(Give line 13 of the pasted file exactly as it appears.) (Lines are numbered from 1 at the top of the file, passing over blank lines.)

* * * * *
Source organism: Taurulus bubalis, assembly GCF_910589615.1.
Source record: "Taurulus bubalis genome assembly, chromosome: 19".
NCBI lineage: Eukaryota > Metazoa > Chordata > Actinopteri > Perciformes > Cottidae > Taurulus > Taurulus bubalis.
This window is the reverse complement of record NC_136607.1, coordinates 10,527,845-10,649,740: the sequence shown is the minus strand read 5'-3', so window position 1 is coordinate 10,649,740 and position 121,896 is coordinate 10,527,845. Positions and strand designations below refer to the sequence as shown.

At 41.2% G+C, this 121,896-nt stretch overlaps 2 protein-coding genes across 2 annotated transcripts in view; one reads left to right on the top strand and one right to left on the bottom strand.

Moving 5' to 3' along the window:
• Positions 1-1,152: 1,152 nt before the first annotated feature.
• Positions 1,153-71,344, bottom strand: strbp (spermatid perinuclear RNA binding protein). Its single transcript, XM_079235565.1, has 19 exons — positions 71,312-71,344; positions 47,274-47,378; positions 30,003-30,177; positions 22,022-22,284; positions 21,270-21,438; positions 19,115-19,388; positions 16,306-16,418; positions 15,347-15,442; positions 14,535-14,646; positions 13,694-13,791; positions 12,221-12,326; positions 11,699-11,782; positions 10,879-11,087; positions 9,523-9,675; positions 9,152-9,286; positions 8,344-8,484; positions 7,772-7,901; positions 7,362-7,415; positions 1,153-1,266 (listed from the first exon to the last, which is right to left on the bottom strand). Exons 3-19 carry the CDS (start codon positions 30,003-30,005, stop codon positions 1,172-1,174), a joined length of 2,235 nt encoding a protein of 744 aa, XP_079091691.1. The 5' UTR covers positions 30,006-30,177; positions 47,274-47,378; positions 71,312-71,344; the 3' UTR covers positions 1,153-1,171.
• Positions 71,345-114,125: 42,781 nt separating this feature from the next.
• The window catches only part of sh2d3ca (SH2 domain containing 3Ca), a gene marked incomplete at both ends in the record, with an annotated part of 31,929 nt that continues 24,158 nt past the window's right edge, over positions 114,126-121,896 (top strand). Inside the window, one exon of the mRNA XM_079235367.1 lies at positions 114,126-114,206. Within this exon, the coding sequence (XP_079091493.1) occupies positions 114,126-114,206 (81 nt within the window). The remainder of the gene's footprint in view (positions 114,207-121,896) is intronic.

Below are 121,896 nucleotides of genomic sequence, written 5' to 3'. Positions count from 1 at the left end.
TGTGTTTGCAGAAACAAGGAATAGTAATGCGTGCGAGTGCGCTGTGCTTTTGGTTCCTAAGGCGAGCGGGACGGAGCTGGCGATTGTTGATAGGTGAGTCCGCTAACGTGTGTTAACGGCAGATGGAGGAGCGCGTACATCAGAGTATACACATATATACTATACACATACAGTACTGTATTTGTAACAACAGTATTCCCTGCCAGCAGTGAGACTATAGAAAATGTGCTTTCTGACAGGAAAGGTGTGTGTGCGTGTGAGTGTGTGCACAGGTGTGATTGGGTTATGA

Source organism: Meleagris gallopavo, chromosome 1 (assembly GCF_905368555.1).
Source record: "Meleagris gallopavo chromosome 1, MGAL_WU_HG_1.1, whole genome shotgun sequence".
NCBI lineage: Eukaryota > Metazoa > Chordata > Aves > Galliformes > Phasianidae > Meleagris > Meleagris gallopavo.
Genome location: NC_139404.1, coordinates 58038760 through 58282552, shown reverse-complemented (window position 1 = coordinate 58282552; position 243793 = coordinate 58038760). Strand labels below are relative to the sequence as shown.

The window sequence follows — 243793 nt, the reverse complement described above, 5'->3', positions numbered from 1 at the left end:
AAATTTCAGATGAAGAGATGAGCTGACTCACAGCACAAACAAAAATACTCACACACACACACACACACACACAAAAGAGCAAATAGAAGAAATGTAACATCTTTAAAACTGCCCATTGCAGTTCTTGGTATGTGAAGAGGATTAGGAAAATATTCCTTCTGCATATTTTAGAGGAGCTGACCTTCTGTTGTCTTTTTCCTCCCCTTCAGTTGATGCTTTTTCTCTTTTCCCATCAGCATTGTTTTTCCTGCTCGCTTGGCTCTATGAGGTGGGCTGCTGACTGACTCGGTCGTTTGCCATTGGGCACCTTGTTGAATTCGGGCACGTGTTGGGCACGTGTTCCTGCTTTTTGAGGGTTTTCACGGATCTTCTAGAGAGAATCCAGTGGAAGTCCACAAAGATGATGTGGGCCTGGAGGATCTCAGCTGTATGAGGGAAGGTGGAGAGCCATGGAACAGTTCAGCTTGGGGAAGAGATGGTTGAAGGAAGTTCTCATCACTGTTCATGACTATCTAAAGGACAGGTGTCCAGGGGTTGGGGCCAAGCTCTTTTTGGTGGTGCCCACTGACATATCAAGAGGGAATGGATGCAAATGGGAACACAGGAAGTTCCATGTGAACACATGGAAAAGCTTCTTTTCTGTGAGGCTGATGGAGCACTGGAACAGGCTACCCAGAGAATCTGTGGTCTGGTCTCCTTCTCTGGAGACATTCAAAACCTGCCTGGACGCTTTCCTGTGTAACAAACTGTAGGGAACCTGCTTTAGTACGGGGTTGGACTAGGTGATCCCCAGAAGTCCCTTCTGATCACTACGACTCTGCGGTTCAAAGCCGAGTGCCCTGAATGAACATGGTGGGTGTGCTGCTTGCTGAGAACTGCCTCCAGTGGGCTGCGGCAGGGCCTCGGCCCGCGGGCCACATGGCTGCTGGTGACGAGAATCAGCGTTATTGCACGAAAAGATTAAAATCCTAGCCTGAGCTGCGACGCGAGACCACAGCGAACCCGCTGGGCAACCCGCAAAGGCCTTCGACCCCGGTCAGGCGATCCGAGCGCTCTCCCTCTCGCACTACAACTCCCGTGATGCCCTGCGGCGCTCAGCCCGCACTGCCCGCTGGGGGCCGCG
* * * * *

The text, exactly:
Source organism: Meleagris gallopavo, chromosome 1 (assembly GCF_905368555.1).